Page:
November 12, 1963
Memorandum of Conversation, Chinese Officials and the Hungarian Ambassador to China
This document was made possible with support from Leon Levy Foundation
The visit of the Hungarian Ambassador in the PRC to bid farewell
The Hungarian ambassador requested a farewell visit before his departure from the PRC with 16 Chinese representatives (Liu Shaoqi, Zhou Enlai, Peng Zhen, Chen Yi, Song Qingling, the ministers of agriculture, finance, defense, the chair of the committee on cultural exchange, the chair of the All-Chinese Federation of Trade Unions, the heads of the international section of the CCP CC, and so on). The ministers of agriculture, finance, and the heads of the CCP CC international sections did not respond to the request for the meeting. In response to the request to Peng Zhen, the Chinese side notified c. Martin that perhaps he might visit squares in Beijing that he had not seen before and did not know about. This meeting was therefore rejected, as it was a Sunday visit with the aim of getting acquainted with the Chinese representatives, while he [c. Martin] wanted to address topics that were important to him. Altogether he visited 12 representatives, [the details of which] were announced by the MFA only an hour before the meeting, although the list of people Martin wanted to visit was given to the PRC MFA ambassador on 14.9.
The most interesting conversations that the ambassador had were with Zhu De (25.9), Zhou Enlai (4.10), and Chen Yi (30.9). According to the details provided at the organizational meeting with Zhu De, it was resolved that the Chinese side will provide c. Martin an interpreted [transcript of the meeting] upon his return home. The meeting with Zhou Enlai featured the sharpest words against the Hungarian ambassador that c. Martin has ever experienced in his time in the PRC.
Subsequently several ideas were mentioned at the three meetings, and several conclusions can be formulated.
In his speech Zhu De said that c. Martin had seen quite a bit of the PRC, had learned a lot, and he believes he had seen much that will be useful to him upon his return home. He continued further to say that he, Zhu De, had twice been in the People’s Republic of Hungary and from everywhere he brought back much that was useful. Based on this, he came to the conclusion that we can each do our best to understand each other. “With the HPR [People’s Republic of Hungary] we have always had good relations,” he said. “Everyone holds the view that in the future it is necessary to strengthen further our unity. Our friendly countries understand each other and their affairs well. Each country in its many issues follows the principles of Marxism-Leninism and a consideration of facts. This has been evident for the past two or three years. Some of us spread [the idea] that war is likely. This is self-evidently not true. Instead we have a good understanding that communists do not go to war [against each other]. Everyone has the responsibility to say that our position is the following: if no one initiates war, then it will not happen. If a war is started, the results will not be good. For example, in the time of aggression against Korea the Americans came all the way to our borders. At that time it was obvious to everyone that the Americans wanted war. The instigators of war bring a great catastrophe upon themselves. Those who intervene in battle are simply those who want war. The facts, however, remain that this war has secured ten years of peace. This is a fact. It is necessary to say that it was not just we that rendered help to the Korean comrades, but the entire socialist world. Now the Americans, the Shanghai clique and south Korea again are preparing for war. They are stocking Laos with arms. This shows that it is not us but them who want war. That’s just the way it was in India. We had good relations with India, and began together with the Indians [to wage] a fundamental struggle against imperialism and neo-colonialism. Nehru, however, changed his position. This is evident in their opposition to the convening of the 2nd Bandung Conference. Why is that? Because the goal is the expansion of great-power chauvinism, which they are anxious to achieve with the help of imperialism. Several times we have suggested peace negotiations, but Nehru chose the path of armed expansion. In such a situation attacks must be answered with attacks. We have resolved all of our problems with the Korean People’s Democratic Republic, the Mongolian People’s Republic, the Vietnamese Democratic Republic, Pakistan, Burma, Laos, Nepal, and Afghanistan. What remains (and it is not our fault) is the problem of India. For a long time there was a good situation on the Chinese-Soviet border. Now, however, the situation is complicated.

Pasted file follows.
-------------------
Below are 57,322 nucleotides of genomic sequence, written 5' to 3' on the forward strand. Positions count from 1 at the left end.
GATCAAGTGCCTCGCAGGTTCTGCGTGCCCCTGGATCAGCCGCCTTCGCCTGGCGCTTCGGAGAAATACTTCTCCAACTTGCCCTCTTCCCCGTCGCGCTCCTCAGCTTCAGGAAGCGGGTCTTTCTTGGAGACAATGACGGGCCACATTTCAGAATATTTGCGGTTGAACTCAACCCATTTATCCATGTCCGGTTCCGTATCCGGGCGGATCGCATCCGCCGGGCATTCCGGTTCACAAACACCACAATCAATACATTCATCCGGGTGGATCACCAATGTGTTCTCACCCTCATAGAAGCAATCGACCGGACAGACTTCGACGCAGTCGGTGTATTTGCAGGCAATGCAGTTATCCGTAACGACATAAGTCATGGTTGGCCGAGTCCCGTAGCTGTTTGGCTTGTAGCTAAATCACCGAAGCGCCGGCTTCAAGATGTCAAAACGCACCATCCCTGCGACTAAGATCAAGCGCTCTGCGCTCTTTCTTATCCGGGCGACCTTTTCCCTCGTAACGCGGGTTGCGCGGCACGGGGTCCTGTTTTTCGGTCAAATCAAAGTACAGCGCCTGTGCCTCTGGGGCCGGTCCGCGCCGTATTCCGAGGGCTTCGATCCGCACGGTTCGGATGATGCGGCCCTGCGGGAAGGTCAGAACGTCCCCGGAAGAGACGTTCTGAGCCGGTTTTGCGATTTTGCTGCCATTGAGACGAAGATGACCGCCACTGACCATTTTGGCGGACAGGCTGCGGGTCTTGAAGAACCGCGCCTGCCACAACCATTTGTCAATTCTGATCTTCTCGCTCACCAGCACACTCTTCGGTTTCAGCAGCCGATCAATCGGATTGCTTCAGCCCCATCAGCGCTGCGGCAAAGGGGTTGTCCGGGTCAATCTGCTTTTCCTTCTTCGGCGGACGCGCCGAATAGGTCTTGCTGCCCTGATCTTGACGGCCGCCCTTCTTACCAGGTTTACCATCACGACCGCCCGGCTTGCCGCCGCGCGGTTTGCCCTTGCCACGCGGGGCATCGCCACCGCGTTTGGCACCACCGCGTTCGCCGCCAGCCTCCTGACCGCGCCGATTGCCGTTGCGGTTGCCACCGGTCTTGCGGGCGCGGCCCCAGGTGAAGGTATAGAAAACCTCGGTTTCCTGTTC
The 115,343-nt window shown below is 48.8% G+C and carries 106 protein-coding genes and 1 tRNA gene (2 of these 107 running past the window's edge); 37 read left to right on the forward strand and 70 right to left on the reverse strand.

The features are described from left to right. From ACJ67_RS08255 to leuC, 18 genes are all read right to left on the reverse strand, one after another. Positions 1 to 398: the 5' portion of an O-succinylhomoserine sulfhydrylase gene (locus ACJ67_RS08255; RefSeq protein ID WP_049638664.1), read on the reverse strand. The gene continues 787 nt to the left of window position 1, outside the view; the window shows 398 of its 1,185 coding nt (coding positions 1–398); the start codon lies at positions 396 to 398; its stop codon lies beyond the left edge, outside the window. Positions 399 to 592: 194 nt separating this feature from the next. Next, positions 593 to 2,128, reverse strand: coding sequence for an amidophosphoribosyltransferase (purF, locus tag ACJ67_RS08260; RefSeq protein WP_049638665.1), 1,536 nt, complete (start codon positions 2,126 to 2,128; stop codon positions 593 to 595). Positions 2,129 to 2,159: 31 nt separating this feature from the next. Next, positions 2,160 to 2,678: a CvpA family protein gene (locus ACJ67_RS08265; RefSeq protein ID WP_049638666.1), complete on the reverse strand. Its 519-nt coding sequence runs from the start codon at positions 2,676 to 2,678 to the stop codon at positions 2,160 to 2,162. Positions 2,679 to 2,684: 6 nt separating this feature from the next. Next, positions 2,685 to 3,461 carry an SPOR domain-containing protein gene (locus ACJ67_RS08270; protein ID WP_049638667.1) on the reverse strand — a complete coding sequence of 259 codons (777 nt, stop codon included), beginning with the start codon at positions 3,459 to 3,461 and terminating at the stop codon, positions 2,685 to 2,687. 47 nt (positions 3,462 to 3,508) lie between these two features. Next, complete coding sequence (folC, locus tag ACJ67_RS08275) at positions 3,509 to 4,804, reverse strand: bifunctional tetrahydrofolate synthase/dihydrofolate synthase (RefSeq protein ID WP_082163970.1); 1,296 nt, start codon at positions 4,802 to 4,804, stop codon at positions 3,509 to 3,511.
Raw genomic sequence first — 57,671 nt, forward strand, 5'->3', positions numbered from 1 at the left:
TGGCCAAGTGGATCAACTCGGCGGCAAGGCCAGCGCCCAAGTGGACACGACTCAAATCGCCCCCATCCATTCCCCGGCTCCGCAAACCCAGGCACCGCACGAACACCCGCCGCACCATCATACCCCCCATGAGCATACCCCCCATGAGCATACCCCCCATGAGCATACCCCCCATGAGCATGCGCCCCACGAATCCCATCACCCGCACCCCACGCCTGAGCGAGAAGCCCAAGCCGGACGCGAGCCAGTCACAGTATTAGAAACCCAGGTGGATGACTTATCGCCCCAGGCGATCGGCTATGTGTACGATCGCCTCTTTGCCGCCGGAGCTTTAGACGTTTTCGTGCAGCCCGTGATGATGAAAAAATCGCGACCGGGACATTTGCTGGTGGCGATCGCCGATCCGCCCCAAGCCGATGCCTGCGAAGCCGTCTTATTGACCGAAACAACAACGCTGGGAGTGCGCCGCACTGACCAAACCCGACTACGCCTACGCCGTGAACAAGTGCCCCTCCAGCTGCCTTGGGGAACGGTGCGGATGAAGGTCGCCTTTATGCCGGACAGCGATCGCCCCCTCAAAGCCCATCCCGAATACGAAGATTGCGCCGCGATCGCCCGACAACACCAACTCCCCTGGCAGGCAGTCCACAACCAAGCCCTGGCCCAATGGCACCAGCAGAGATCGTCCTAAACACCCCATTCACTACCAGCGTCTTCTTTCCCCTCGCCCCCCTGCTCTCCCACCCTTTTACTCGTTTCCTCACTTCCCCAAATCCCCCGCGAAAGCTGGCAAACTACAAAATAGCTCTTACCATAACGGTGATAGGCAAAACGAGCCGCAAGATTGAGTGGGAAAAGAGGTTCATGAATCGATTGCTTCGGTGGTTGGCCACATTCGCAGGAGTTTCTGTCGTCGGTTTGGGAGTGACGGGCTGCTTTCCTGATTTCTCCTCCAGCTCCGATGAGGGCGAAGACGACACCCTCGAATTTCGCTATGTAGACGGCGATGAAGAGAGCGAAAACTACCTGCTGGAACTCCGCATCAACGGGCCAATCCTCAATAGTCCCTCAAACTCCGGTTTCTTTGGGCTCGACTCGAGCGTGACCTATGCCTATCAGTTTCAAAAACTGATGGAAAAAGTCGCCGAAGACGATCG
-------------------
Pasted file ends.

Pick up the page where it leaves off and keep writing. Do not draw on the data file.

The imperialists say that we want war. Now, however, our friends also say this, and we are obliged to say that the significance of this generally is unclear to us. If the enemy does not fight, we do not want war. We will never capitulate to anyone and will defend our sovereignty before everyone. Never will we decline to fight in defense of our land. The example of India persuades everyone that in such matters every nation would proceed as we did.